Wed, Jun 24, 2015 - Page 11 News List

Passion and death stalk the National Theater

The Russian State Opera of Ekaterinburg has returned to Taipei with two classic operatic blood-soaked tales

By Diane Baker  /  Staff reporter

The Russian State Opera of Ekaterinburg will perform Giacomo Puccin’s Tosca in two shows on Saturday and the Sunday matinee at the National Theater in Taipei.

Photo courtesy of the Russian State Opera of Ekaterinburg

Yekaterinburg, in the heart of Ural Mountains, is Russia’s fourth-largest city. It may be far from the cultural centers of Moscow and St Petersburg, but it boasts one of the oldest opera companies in the nation.

The Russian State Opera of Ekaterinburg (an alternative spelling of Yekaterinburg) traces its history back to a musical society formed by city residents in 1874 that staged opera productions, although it took more than three more decades for the city’s opera house to be built. The New City Theater held its first season in 1912 and within a decade, it began to develop not only a provincial reputation, but a national one.

As with many Russian opera and ballet companies, the Ekaterinburg troupe has looked to Asia to expand its international presence over the past decade or so, becoming a frequent visitor to Bangkok and elsewhere in the region.

The company appeared in Taipei at the end of December 2011 at the National Theater with its production of Giuseppe Verdi’s La Traviata, performing with the 70-member Evergreen Symphony Orchestra (長榮交響樂團).

It is back this week with two offerings, a brand new production of Verdi’s Rigoletto that just premiered on March 1 on its home stage, and its 2007 production of Giacomo Puccin’s Tosca.

The company opened its six-performance run at the National last night with Rigoletto, with two more performances tonight and tomorrow, and then squeezes in its three Tosca performances on Saturday and Sunday. Both operas run close to three hours.

The Evergreen Symphony Orchestra has once again been contracted to support the opera company, under the baton of Ekaterinburg’s chief conductor, Pavel Klinichev, a 2000 graduate of the Moscow State Conservatory who is also a staff conductor for the Bolshoi Symphony Orchestra.

Unfortunately, given the shortcomings of both the Ekaterinburg company’s Web site and that of its local promoter, Kham, there is no information about who will actually be singing the leads in any of the shows or about the new Rigoletto production.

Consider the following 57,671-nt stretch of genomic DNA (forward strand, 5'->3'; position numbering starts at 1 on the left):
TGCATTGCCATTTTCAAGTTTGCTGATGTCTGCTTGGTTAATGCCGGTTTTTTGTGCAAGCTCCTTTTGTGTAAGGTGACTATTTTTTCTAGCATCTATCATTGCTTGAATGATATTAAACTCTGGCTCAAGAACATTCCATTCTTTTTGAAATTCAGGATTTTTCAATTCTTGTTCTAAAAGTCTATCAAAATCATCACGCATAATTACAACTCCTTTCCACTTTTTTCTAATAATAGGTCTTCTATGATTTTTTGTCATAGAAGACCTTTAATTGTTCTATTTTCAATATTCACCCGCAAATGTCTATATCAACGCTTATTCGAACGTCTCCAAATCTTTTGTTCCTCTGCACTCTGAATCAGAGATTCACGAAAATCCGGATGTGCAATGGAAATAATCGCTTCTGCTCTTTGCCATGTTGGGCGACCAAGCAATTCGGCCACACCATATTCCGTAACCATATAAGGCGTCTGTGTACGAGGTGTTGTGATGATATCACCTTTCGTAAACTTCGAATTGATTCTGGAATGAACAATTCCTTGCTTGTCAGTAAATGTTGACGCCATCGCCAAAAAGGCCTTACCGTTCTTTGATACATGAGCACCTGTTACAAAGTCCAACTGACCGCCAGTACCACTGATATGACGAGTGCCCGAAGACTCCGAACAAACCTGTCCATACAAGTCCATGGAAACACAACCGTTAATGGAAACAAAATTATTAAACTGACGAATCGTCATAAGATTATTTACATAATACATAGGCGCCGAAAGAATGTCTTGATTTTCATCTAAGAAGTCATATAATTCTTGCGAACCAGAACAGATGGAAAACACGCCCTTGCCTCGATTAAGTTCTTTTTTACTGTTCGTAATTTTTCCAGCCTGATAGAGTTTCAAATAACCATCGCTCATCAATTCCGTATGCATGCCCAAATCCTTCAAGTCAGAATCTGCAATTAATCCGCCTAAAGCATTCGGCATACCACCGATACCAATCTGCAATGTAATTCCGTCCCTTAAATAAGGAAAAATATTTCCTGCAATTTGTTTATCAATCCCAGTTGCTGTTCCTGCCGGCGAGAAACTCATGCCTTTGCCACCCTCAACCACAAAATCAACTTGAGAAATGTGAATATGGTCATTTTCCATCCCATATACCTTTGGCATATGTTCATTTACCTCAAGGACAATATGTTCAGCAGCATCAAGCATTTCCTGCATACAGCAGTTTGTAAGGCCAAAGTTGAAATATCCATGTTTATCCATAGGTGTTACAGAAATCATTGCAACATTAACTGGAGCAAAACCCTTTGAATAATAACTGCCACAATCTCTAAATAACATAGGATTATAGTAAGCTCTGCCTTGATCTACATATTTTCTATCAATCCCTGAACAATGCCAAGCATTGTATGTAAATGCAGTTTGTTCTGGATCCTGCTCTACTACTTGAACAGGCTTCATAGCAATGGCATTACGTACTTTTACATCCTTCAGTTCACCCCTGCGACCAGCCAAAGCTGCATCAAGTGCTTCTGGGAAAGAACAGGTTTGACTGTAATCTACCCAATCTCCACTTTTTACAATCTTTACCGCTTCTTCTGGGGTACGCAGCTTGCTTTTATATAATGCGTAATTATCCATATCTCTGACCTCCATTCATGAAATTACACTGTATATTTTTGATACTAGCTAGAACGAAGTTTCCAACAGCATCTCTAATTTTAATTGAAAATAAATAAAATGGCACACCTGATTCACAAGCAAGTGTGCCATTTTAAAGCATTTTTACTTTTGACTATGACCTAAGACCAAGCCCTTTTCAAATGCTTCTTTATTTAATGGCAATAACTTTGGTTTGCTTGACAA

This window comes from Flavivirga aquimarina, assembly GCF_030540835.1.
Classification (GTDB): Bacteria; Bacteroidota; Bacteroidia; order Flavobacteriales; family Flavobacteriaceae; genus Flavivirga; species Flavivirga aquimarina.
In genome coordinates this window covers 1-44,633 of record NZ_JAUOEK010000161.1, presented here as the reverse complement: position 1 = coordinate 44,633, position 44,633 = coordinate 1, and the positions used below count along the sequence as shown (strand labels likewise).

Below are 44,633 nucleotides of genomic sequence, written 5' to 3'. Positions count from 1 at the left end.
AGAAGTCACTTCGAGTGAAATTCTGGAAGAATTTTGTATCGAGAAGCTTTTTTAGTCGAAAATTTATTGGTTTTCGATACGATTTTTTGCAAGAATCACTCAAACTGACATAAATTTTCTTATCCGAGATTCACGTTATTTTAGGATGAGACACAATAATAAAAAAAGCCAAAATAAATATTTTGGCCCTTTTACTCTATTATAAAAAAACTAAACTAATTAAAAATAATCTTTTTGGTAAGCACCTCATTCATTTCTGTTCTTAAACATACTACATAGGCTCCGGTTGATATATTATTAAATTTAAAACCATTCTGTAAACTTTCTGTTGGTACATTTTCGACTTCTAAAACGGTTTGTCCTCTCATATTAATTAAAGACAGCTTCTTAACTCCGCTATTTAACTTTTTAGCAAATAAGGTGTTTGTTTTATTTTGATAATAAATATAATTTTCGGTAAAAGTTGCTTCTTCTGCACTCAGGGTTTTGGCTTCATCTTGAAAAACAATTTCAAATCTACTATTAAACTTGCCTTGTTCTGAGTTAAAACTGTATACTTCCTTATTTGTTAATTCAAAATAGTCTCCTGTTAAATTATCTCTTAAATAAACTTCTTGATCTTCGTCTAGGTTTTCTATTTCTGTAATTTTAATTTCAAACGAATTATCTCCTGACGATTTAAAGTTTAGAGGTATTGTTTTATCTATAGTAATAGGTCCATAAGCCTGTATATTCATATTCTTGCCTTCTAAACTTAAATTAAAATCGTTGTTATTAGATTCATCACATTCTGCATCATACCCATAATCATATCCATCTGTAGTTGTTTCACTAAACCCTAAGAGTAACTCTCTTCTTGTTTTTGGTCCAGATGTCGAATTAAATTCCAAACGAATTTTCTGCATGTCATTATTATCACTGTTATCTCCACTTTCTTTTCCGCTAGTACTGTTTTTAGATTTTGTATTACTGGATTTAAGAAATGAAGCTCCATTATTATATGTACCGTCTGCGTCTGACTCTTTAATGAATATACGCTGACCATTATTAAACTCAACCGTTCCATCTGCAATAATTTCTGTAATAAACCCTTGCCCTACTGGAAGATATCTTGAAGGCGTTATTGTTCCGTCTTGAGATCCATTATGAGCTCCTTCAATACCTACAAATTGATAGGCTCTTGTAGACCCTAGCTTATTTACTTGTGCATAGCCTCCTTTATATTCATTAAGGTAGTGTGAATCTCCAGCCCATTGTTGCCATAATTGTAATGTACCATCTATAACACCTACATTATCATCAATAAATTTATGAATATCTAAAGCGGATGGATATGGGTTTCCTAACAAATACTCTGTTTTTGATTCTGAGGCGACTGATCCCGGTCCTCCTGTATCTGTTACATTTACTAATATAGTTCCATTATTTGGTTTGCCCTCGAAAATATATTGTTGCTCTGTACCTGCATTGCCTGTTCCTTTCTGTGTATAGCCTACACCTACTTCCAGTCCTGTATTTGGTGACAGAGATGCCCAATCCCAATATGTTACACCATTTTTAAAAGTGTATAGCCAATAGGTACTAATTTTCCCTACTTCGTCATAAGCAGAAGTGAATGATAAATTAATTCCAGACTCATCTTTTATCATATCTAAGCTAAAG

However, I will try to give a brief recap of Rigoletto, which premiered in 1851.

Based on Victor Hugo’s play Le roi s’amuse, the opera tells the story of the licentious Duke of Mantua, who tries to seduce almost every woman he sees; Rigoletto, his hunchbacked court jester who often aids the duke in his seductions, and Gilda, Rigoletto’s daughter whom he has kept hidden away from the duke.

The duke and his jester are cursed by Count Monterone, whose daughter the duke had previously seduced. Gilda falls in love with a man she meets at a church and thinks is a poor student, but is really the duke in disguise. She is later kidnapped by courtiers who think that she is Rigoletto’s mistress, not his daughter. Rigoletto hires an assassin to kill the duke, believing that he seduced his daughter. Gilda ends up sacrificing herself to save the duke, even though she knows that he is not the man she thought he was.


There is betrayal and death at the heart of Tosca as well. For those unfamiliar with the storyline, the key is that no one but the audience gets out alive, at least as far as the main characters go. Tosca is famous for being one of classical opera’s bloodiest dramas, which is saying something, as well as having one of its most beautiful scores, filled with lovely arias.

Comments will be moderated. Keep comments relevant to the article. Remarks containing abusive and obscene language, personal attacks of any kind or promotion will be removed and the user banned. Final decision will be at the discretion of the Taipei Times.

TOP top